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Millions Worldwide Have Undiagnosed Alzheimer's

Report by Alzheimer's Disease International Highlights Undertreatment of Dementia
By
WebMD Health News
Reviewed by Laura J. Martin, MD

Nurse sitting with senior woman

Sept. 13, 2011 -- As many as three-fourths of the 36 million people worldwide who have Alzheimer's disease or other dementias have not been diagnosed, limiting access to treatment for patients and support for caregivers, a new report finds.

The report was released today by the global patient advocacy organization Alzheimer's Disease International (ADI). It highlights what the group calls the worldwide problem of underdiagnosis and undertreatment of dementias.

The group also called on governments throughout the world to develop national strategies to promote the early diagnosis and treatment of dementia.

"Failure to diagnose Alzheimer's in a timely manner represents a tragic missed opportunity to improve the quality of life for millions of people," ADI chairwoman Daisy Acosta notes in a written statement.

Alzheimer's Disease on the Rise

The global incidence of Alzheimer's disease is projected to quadruple within the next four decades. By the year 2050, it is believed that more than 100 million people will have dementias.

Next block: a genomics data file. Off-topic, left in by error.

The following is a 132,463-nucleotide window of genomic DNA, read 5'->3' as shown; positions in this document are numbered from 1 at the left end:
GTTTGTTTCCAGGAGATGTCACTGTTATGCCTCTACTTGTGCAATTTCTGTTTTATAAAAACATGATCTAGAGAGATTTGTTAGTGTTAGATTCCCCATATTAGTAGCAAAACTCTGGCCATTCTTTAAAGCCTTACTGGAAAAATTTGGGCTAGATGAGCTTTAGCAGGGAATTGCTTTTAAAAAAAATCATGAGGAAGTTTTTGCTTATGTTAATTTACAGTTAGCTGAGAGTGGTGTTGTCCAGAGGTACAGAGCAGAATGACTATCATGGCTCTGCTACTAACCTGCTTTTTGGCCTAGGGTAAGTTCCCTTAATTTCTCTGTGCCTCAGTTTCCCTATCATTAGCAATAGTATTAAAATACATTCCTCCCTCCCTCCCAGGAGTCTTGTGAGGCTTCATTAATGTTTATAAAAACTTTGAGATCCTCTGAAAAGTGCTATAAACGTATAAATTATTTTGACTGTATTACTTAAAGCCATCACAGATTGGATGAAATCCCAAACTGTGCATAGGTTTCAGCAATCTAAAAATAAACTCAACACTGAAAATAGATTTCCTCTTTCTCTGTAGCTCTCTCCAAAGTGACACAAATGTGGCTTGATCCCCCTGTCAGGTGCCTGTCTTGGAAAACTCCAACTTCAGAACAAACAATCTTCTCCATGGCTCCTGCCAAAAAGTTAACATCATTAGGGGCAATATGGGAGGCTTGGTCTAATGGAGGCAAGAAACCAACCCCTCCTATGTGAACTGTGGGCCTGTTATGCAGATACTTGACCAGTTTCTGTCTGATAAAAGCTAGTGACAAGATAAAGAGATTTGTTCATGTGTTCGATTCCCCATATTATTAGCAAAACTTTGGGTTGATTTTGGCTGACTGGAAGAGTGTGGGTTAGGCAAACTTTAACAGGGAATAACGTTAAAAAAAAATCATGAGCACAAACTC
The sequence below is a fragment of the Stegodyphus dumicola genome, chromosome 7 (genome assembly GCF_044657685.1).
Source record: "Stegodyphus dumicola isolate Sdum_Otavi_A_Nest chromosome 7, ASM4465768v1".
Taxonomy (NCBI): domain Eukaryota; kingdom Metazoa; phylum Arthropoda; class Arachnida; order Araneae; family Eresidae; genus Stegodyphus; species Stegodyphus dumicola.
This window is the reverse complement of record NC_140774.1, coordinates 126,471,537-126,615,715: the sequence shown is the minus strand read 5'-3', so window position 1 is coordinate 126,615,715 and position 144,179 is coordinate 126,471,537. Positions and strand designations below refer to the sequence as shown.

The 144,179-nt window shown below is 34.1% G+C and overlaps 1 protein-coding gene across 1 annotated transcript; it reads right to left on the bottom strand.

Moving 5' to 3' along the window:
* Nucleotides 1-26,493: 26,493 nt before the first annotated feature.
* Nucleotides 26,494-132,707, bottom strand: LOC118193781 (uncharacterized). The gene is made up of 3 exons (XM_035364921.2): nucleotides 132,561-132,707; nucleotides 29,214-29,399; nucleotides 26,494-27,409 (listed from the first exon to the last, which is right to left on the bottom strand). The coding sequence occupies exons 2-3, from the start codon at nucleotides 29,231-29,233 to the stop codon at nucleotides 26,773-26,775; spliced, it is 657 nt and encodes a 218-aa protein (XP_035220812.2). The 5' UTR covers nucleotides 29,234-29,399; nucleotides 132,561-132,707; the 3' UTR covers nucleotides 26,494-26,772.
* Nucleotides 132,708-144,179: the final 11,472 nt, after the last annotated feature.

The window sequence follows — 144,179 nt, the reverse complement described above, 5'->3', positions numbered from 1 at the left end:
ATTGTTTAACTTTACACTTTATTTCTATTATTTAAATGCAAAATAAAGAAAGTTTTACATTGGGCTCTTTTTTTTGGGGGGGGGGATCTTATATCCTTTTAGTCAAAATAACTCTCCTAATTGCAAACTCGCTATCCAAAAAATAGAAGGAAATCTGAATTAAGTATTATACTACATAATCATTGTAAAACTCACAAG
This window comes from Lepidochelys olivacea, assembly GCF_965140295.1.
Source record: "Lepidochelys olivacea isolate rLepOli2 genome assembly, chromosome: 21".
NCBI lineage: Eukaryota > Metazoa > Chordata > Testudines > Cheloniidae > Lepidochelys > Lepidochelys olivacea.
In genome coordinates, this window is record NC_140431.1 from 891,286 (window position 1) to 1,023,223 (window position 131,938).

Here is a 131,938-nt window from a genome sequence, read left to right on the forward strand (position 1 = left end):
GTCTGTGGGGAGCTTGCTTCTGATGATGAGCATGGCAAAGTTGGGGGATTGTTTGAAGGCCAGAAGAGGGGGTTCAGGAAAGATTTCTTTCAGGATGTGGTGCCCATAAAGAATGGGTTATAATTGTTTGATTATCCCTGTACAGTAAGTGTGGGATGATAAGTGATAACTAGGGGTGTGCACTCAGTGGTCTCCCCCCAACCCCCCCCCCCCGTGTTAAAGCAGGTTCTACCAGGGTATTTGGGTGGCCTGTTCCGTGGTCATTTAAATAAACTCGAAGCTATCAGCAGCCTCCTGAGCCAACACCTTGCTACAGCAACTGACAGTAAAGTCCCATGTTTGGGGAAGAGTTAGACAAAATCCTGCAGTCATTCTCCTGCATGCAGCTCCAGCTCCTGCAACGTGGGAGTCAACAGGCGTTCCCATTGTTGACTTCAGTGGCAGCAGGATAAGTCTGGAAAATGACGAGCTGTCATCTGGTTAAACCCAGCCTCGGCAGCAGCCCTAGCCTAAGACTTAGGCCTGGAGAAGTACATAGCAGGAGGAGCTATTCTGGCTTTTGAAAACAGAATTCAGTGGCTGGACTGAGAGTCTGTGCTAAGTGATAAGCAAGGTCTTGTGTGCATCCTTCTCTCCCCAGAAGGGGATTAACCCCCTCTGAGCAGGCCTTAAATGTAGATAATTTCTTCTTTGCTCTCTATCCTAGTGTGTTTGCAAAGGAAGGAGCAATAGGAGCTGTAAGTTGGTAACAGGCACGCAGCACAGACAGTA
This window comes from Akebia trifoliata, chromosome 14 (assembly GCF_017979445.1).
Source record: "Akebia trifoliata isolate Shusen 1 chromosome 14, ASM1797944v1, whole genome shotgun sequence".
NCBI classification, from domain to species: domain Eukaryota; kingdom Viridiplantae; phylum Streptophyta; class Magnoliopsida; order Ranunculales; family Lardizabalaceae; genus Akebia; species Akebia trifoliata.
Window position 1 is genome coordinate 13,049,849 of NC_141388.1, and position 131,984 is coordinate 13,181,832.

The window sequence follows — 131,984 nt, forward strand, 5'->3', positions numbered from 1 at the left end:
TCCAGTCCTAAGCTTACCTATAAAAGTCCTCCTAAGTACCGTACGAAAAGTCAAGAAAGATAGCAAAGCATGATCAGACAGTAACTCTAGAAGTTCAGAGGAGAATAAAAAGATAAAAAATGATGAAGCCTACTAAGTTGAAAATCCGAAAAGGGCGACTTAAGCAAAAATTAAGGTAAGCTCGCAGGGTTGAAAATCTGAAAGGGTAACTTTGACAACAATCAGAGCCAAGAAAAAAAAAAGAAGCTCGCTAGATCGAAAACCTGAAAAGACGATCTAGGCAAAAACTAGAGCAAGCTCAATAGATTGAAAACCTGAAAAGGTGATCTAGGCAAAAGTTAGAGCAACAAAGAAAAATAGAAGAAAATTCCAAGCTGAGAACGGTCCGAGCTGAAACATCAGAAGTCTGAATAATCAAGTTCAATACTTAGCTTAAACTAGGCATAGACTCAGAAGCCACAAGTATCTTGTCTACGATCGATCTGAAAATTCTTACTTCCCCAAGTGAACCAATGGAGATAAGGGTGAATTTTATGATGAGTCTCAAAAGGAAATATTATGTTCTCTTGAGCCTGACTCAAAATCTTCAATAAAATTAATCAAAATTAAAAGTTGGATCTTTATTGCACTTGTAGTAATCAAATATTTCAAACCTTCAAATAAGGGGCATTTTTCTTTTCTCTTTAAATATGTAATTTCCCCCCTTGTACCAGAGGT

According to the ADI report, only about 20% to 50% of Alzheimer's cases have been identified in high-income countries like the U.S. and only about 10% of cases are diagnosed in low- and middle-income regions.

A review of the research led the investigators to conclude that patients and caregivers get significant benefits from the early treatment and diagnosis of dementia. But the usefulness of current drug therapies for Alzheimer's has long been in question.

There are five FDA-approved drugs available in the U.S. But no new drug has been approved for almost a decade.

The drugs help improve memory and address other symptoms in about 50% of patients who take them, but they typically stop working within six months to a year, Alzheimer's Association Vice President of Public Policy Robert Egge tells WebMD.

And none of the drugs modifies the course of the disease.

"Although these drugs only treat symptoms for a period of time, some patients find that they are a very effective boost for the time that they work," Egge says.

Benefits of Early Treatment

Egge says studies increasingly suggest that the available drugs may work better if they are given to patients very early in the course of disease, even before symptoms become evident.

"A key goal of this report is to raise awareness about the importance of early detection," he says. "It is important to know the warning signs for Alzheimer's and if you see these warning signs get to a physician for evaluation." 

Egge says memory loss that disrupts daily life should not be accepted as a normal part of aging.

Among the other early signs that could be cause for concern:

  • Having problems completing familiar tasks.
  • Losing track of dates, seasons, and the passage of time.
  • Having trouble understanding visual images and spatial relationships.
  • Having new trouble following or engaging in conversation.
  • Changes in mood and personality, and a new lack of interest in hobbies and social activities.

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